The player piano and the four object women
As a phenomenon of great social importance, the player piano had a large-scale media apparatus that, between 1900 and 1930, led to it being featured in the first big international advertising campaigns for a musical instrument. This is of particular significance, since the player piano media phenomenon encompassed several factors that are particularly important for understanding certain marketing strategies that still hold true today. Many of the player piano posters are inspired by Art Nouveau aesthetics where, in the hands of artists such as Jules Chéret and Alfons Mucha, the female figure takes on an undeniably erotic charge and the pretty, stylised image is shamelessly used as an advertising lure, which is why it has often been considered a clear predecessor of the modern poster. When we look at these posters and study the presence of the female figure, we can see four clearly represented thought patterns, all reflecting an openly sexist society whose legacy is still present today.
The first of these thought patterns is the principle of submission to male authority, a submission that is economic, social, moral and bodily. In these posters, the woman is often depicted begging her husband to buy her this new technological wonder called the player piano. As a luxury object in an upper-class home, the player piano would allow this model wife to be part of the typical late Romantic image, where the amateur pianist plays the piano at home, privately or for the enjoyment of family and guests. This is, in fact, one of the most common scenes on player piano posters: the image of a high-society party where the music comes from the player piano, which is always played by a woman. Thus, this submission also became social: from a Chopin prelude to the more modern ragtime, the vast player piano repertoire represents a menu where—if I may make a culinary analogy—the woman is the cook who serves up the musical entertainment for the affluent family. In this way, the object—or rather, the advertising for it—targets the subconscious with a whole model of social conceptualisation and does so by killing two birds with one stone: first of all, by placing the woman in a controlled exhibition space, always at the service of the man, reinforcing a clear model of androcentric superiority. Secondly, this idea is reinforced by insinuating that the man is doing something more than buying an object for upper-class entertainment, as the player piano also arouses men’s socially desirable interest in mechanics and technology. The possession of the machine as a symbol of authority; the possession of the machine and the woman… just look at the later advertising models in the automotive industry. This is, therefore, a design where the market values are carefully studied and the female image is used to develop a web of meanings that are subtle, and at the same time have great subliminal power. This strategy was highly lucrative and became deeply rooted in modern advertising.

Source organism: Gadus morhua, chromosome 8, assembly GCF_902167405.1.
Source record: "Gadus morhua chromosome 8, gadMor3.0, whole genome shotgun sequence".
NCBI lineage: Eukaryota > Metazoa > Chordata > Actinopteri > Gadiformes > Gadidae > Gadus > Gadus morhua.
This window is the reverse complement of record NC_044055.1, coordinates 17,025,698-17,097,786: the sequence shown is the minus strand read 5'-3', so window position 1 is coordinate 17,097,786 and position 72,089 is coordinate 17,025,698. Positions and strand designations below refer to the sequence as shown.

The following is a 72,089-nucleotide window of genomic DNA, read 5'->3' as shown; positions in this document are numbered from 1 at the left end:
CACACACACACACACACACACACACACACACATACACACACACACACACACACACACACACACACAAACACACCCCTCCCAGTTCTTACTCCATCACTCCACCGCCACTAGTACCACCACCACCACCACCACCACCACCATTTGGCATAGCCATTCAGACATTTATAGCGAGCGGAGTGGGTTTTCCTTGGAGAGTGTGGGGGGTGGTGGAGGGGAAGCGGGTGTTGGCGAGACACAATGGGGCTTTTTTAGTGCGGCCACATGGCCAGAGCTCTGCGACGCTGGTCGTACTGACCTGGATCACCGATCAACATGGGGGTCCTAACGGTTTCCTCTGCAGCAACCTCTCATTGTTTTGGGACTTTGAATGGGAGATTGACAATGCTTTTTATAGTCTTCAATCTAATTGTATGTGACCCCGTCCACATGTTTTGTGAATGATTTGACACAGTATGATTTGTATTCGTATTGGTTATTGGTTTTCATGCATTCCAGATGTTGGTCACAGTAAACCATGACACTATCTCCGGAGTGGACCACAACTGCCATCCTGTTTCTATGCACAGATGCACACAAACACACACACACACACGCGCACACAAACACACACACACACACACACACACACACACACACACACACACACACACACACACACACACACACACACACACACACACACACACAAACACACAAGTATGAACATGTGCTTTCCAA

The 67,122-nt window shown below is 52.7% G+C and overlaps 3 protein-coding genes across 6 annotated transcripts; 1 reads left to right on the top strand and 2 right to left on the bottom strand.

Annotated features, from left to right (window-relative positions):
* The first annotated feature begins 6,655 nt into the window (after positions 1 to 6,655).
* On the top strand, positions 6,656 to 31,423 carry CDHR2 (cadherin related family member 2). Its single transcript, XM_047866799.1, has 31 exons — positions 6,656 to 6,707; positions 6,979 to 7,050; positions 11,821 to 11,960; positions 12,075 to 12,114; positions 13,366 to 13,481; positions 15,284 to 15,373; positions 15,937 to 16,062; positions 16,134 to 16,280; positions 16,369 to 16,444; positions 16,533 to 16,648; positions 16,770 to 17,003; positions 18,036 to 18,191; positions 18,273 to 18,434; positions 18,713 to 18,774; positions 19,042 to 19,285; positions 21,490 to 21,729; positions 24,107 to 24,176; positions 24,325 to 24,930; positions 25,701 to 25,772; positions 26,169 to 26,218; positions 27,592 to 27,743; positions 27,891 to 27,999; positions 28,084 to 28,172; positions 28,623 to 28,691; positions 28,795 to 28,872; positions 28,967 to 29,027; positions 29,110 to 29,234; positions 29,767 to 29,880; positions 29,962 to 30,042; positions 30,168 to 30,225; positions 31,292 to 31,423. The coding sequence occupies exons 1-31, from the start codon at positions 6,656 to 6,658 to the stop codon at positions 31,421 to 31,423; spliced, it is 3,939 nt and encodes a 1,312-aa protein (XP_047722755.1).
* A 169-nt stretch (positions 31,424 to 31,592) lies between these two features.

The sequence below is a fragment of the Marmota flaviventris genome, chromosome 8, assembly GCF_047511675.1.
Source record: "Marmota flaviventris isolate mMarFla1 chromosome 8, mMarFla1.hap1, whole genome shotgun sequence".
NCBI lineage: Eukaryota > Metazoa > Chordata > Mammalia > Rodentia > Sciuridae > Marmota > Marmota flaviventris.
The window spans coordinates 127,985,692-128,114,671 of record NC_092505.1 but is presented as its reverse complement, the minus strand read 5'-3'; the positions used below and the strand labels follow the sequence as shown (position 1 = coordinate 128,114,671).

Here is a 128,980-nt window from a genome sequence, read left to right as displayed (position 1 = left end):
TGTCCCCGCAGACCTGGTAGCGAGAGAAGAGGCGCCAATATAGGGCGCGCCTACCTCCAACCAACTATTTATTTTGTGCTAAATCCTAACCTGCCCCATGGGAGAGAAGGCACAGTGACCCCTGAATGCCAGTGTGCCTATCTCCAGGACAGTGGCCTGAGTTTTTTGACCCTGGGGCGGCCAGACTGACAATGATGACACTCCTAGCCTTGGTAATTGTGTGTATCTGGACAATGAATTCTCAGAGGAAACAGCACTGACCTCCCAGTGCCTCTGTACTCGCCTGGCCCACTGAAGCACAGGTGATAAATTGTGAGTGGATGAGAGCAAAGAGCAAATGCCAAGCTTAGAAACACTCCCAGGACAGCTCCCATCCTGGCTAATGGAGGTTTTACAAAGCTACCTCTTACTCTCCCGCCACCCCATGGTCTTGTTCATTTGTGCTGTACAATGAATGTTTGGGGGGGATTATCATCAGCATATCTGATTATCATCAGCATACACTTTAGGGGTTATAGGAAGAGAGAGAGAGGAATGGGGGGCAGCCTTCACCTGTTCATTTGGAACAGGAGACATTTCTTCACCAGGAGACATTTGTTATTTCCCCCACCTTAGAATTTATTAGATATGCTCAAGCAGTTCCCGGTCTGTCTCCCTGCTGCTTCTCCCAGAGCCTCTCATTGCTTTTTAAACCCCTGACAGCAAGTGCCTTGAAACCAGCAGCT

The second model represented is much less subtle, however: that of intellectual denigration, conveying the message that ‘anyone can do it’ (even a woman!). As we can confirm, in the decades following the age of the player piano, this model reached extremes that would be inconceivable today.
This intellectual denigration leads us to a third intention or strategy, which is false empowerment: the woman in the player piano posters is encouraged to play an instrument that, unlike a conventional piano, does not require great instrumental technique, making it possible to play music on it quite easily, in the same way a professional would (a man, it is understood). Thus, the slogan ‘anyone can do it’ becomes ‘you can do it!’ (note the entirely intentional italics on the poster) which, within a few years, we would see as the iconic ‘we can do it’, the symbol of a woman who works, but who is still subordinate to male power and authority. Once again, the shameful subsequent use of the icon of working women in the field of advertising reminds us of the dominant social interpretation of this supposed female empowerment.
Finally, we have the last model, a fourth strategy that points directly to the objectification of the female image; a female image that becomes an object of desire, of insinuation and potentiality in the dance and party scenes we mentioned at the beginning. In these posters, the woman plays the piano surrounded by people in a festive spirit and, often, she is the focus of scenes where, despite the clearly festive context, there is an aspect of potentiality, since the people shown in the poster remain motionless, as though listening to a concert. In some of these cases, this potentiality may represent another interesting advertising strategy, one that insinuates that the real party will come afterwards. The context of the neat, tidy upper-class home has the potential to later develop into a party, where everything not shown in the poster is more than clear in the mind of the potential buyer. In this association of ideas that form part of the marketing strategy, the graphic advertising of the player piano uses the female image as an essential vehicle to suggest, to connote everything that could happen beyond the socially established limits.
The player piano advertising posters thus offer a very interesting perspective for analysing the first discourses that objectified the female image, imbuing it with an openly sexist symbolic charge, the reflection of a society in which this positioning would enjoy total immunity up to the present day.